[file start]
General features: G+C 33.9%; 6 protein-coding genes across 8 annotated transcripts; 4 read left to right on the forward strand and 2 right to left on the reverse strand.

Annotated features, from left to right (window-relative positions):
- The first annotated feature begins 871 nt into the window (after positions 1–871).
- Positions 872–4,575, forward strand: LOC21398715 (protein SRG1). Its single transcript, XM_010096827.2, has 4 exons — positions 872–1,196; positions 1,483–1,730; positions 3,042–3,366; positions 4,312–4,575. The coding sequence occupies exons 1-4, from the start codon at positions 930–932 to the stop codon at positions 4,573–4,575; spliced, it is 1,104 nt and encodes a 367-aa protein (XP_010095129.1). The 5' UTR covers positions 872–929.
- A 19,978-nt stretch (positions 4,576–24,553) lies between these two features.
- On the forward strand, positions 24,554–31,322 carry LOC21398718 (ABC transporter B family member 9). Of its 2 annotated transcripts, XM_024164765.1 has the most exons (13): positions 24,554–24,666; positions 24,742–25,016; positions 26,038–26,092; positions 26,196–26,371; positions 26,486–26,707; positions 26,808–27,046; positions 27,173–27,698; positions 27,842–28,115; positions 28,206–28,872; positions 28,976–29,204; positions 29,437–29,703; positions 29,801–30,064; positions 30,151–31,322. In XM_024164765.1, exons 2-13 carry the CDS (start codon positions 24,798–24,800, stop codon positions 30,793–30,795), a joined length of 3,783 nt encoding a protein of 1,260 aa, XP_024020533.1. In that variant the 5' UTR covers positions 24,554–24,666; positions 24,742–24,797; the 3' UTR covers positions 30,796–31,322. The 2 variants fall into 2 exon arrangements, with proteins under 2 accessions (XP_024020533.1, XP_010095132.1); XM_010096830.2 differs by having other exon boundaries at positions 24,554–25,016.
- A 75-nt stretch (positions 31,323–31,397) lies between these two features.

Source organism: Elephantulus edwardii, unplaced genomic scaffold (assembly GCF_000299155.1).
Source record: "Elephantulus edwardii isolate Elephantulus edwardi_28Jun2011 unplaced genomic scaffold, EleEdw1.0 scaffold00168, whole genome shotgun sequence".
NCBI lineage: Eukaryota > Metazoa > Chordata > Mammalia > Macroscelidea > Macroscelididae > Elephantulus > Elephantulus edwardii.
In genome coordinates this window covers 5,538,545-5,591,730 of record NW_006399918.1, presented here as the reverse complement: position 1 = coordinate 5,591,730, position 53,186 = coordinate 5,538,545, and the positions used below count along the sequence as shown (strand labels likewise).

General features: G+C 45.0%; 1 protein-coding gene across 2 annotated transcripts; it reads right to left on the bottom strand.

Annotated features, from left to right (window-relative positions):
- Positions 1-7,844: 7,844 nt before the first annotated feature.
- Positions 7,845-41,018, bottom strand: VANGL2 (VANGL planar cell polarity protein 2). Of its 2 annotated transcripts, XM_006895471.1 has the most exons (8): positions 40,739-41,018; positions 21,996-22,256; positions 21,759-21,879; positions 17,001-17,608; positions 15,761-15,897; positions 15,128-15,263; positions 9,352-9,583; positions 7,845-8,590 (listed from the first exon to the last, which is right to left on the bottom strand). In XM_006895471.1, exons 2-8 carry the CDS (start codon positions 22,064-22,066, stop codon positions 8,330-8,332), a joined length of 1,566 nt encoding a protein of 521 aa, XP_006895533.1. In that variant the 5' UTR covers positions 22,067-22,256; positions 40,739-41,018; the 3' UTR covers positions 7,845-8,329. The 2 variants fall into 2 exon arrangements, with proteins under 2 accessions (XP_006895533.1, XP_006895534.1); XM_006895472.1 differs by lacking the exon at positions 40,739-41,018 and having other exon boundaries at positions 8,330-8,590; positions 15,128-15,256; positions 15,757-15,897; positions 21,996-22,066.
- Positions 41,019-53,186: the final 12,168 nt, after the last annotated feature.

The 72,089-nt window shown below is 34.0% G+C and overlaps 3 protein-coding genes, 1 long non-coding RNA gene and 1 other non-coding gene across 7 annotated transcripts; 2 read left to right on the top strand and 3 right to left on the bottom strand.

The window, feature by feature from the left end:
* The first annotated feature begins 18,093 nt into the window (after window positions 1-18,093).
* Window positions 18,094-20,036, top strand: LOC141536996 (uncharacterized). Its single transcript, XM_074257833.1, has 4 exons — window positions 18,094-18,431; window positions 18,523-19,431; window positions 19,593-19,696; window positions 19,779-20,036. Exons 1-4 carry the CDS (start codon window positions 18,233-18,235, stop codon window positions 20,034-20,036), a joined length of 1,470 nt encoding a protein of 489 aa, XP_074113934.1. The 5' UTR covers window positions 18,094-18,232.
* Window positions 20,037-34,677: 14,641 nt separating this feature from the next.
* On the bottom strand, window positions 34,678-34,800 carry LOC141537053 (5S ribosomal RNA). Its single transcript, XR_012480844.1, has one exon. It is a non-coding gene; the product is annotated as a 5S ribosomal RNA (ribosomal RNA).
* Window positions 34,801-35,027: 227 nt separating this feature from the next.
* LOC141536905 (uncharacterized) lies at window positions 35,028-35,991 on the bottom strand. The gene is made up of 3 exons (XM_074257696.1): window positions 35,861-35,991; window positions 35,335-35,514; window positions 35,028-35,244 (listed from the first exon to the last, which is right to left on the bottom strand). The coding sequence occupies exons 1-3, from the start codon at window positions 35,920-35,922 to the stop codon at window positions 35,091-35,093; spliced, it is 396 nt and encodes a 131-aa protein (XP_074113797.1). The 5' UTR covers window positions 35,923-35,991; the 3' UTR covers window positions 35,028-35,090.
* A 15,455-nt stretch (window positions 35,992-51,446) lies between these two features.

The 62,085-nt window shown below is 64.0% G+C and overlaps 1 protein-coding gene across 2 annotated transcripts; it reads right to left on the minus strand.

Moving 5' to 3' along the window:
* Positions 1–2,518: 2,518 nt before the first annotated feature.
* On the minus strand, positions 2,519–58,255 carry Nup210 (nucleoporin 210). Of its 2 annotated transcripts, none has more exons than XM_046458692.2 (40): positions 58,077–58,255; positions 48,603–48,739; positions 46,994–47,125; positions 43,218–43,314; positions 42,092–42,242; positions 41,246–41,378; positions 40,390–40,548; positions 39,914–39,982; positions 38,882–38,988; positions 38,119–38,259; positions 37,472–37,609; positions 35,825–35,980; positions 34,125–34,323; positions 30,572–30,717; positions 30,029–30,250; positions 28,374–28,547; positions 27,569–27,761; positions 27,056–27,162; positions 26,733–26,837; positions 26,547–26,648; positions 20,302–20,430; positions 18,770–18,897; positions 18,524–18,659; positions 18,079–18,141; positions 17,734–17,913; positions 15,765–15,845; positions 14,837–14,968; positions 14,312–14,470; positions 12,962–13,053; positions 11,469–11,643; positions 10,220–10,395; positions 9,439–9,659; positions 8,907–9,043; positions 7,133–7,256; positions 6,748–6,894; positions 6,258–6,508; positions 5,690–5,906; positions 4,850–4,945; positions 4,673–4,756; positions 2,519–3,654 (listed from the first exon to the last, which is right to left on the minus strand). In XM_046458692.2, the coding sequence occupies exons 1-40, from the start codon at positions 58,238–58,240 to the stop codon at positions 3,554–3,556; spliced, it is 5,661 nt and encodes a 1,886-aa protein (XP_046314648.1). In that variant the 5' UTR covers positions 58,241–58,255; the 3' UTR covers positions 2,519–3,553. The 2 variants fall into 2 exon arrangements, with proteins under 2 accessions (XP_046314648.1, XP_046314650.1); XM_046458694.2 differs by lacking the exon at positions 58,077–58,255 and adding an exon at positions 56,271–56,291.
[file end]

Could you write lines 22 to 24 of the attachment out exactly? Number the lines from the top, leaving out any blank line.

* On the bottom strand, window positions 34,678-34,800 carry LOC141537053 (5S ribosomal RNA). Its single transcript, XR_012480844.1, has one exon. It is a non-coding gene; the product is annotated as a 5S ribosomal RNA (ribosomal RNA).
* Window positions 34,801-35,027: 227 nt separating this feature from the next.
* LOC141536905 (uncharacterized) lies at window positions 35,028-35,991 on the bottom strand. The gene is made up of 3 exons (XM_074257696.1): window positions 35,861-35,991; window positions 35,335-35,514; window positions 35,028-35,244 (listed from the first exon to the last, which is right to left on the bottom strand). The coding sequence occupies exons 1-3, from the start codon at window positions 35,920-35,922 to the stop codon at window positions 35,091-35,093; spliced, it is 396 nt and encodes a 131-aa protein (XP_074113797.1). The 5' UTR covers window positions 35,923-35,991; the 3' UTR covers window positions 35,028-35,090.